But the similarities with the Newton don’t end there. Like the Newton, Apple’s mixed reality headset will be built around innovative new input systems, if the rumors are correct. The Newton’s special talent was its handwriting recognition software, which ultimately laid the groundwork for the iPhone. And according to Bloomberg, owners of Apple’s AR/VR device will interact with it using their hands and eyes.
However, initially, it seems that the headset will strictly be for well-heeled early adopters. According to the FT, Apple is “only expecting to sell around a million units of its headset in its first 12 months”, which is less than the equivalent sales of the iPhone or Apple Watch during their debut year.
But what does this mean for the future of computing? Apple’s mixed reality headset could be the start of a new era of computing, just as the iPhone was back in 2007. And with Tim Cook at the helm, it’s clear that Apple is committed to pushing the boundaries of technology.
In conclusion, the Apple Reality Pro headset is set to be a game-changer in the tech industry. With its innovative input systems and potential for a new era of computing, it’s no wonder that Apple is betting big on its success. And with a marketing blitz planned, it’s clear that the company is doing everything it can to ensure that the headset won’t follow the same path as the Newton. Stay tuned for more updates on this exciting new product from Apple.Apple’s highly anticipated mixed-reality headset has been the subject of much speculation and rumors, with reports of a troubled development process adding to the similarities between the device and the cursed Apple Newton. However, the Financial Times notes that first versions of new Apple products aren’t typically big sellers, citing the original Apple iPhone and Apple iPod as examples. The latter sold less than five million units in total, putting predictions of first-year sales of one million units for Apple’s AR/VR headset into perspective.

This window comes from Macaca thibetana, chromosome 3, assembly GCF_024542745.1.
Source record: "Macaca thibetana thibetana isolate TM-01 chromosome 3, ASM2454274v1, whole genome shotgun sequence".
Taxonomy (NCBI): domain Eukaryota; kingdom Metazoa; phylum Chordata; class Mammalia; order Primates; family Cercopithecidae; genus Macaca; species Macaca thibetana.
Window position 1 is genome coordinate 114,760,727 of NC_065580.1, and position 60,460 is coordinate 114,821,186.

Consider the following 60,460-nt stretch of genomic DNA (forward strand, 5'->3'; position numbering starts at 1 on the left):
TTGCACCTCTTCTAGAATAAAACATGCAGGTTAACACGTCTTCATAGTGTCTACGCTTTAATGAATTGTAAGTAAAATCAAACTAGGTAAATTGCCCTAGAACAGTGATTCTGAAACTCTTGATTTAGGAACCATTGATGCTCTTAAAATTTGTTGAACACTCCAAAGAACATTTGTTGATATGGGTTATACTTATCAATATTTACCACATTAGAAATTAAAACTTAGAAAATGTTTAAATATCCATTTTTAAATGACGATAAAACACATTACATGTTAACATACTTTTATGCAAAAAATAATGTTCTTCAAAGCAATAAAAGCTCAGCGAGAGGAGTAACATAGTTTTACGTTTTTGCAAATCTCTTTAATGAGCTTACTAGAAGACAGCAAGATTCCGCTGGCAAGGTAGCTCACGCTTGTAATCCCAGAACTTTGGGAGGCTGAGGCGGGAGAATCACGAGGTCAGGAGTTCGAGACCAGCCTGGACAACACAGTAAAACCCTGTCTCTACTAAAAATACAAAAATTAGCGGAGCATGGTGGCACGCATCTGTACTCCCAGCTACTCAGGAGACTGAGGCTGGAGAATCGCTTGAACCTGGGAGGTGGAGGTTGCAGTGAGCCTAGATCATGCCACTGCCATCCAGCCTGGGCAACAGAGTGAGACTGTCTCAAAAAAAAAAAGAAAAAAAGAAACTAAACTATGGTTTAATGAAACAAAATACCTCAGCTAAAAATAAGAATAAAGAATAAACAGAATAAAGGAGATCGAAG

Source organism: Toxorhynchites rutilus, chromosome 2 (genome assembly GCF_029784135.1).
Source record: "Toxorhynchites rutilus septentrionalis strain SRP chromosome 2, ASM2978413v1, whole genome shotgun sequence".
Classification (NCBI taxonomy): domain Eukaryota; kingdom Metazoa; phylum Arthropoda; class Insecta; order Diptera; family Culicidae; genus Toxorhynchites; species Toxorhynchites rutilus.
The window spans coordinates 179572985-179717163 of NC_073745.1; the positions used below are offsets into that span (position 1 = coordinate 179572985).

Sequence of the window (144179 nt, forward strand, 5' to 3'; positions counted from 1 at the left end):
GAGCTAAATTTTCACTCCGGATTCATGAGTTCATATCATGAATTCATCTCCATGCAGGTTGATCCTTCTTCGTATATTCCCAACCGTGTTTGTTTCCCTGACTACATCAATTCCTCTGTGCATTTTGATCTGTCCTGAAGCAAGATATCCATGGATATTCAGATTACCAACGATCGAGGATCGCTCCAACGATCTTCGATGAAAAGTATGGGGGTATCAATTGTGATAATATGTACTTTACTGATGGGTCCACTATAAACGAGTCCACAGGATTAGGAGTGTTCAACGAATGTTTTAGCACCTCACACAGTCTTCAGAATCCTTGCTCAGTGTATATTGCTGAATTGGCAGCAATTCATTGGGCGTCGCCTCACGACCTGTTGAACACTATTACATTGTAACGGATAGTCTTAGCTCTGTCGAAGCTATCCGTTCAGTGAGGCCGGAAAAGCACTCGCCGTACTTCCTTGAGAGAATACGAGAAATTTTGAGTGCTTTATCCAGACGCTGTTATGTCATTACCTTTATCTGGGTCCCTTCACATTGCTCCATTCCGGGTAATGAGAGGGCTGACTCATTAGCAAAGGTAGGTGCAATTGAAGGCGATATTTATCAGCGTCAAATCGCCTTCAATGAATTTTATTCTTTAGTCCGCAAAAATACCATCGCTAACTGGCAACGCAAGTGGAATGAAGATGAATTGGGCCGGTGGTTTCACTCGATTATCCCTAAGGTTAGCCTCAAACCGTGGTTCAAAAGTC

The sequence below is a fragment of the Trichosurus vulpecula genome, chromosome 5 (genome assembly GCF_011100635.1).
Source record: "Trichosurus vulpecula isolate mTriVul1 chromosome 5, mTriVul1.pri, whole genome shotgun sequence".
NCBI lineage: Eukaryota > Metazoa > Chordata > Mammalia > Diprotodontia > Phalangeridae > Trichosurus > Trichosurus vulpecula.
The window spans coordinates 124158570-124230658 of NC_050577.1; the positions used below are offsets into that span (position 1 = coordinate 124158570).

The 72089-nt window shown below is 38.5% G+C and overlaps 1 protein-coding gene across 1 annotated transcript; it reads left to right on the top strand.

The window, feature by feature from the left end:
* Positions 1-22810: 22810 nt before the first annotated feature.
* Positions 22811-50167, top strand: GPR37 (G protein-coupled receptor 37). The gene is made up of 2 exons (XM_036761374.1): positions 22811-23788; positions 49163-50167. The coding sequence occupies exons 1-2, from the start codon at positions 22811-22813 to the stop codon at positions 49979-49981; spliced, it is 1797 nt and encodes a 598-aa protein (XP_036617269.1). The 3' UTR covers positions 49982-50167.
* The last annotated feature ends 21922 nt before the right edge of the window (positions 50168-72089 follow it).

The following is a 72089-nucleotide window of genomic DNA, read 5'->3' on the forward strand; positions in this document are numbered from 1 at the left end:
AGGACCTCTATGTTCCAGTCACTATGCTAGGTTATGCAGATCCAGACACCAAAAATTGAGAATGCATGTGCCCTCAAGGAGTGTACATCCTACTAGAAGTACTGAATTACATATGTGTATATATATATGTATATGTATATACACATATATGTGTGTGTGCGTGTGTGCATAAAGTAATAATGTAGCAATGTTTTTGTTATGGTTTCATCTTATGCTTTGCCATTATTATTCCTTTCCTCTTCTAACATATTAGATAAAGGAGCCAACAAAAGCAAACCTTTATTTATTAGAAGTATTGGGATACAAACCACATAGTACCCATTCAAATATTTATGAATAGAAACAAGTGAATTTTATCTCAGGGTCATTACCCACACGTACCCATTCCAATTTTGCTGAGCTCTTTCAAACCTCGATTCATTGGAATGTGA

While previous game-changers from Apple, such as the iPhone, Apple Watch, Airpods, and iPod, have had a relatively affordable price tag, the rumored $3,000 price for the incoming headset is significantly higher. This suggests that the device may be a first-gen product aimed at planting a flag for a genuinely mass-market gadget.
The Newton, which arrived in 1993, was technologically impressive but suffered from issues such as poor handwriting recognition. Apple’s incoming headset will need to do a better job of living up to the considerable hype that’s built over the past few years. According to respected analyst Ming-Chi Kuo, we may ultimately get two more Apple AR/VR headsets in 2025, including a much-needed cheaper model. These could eventually lead to the Apple Glasses, which the FT says could take several more years to arrive, according to most in the tech industry.
The Debut Device for Apple’s xrOS Extended Reality Platform
Apple’s latest extended reality platform, xrOS, is set to release its debut device. However, to ensure that it becomes Apple’s next big hit, it needs to avoid the pitfalls that plagued Newton.
What is xrOS?
xrOS is Apple’s latest extended reality platform that aims to provide users with an immersive experience. It combines augmented reality (AR) and virtual reality (VR) to create a seamless experience for users.
The Pitfalls of Newton
Newton was Apple’s first attempt at a personal digital assistant. However, it failed to gain traction due to its high price point and limited functionality. Apple needs to ensure that the debut device for xrOS does not suffer the same fate.
The Key to Success
To ensure that the debut device for xrOS is a success, Apple needs to focus on affordability and functionality. It needs to provide users with a device that is accessible and easy to use while also offering a wide range of features.
The debut device for Apple’s xrOS extended reality platform has the potential to be a game-changer in the world of technology. However, to ensure its success, Apple needs to learn from the mistakes of the past and focus on affordability and functionality.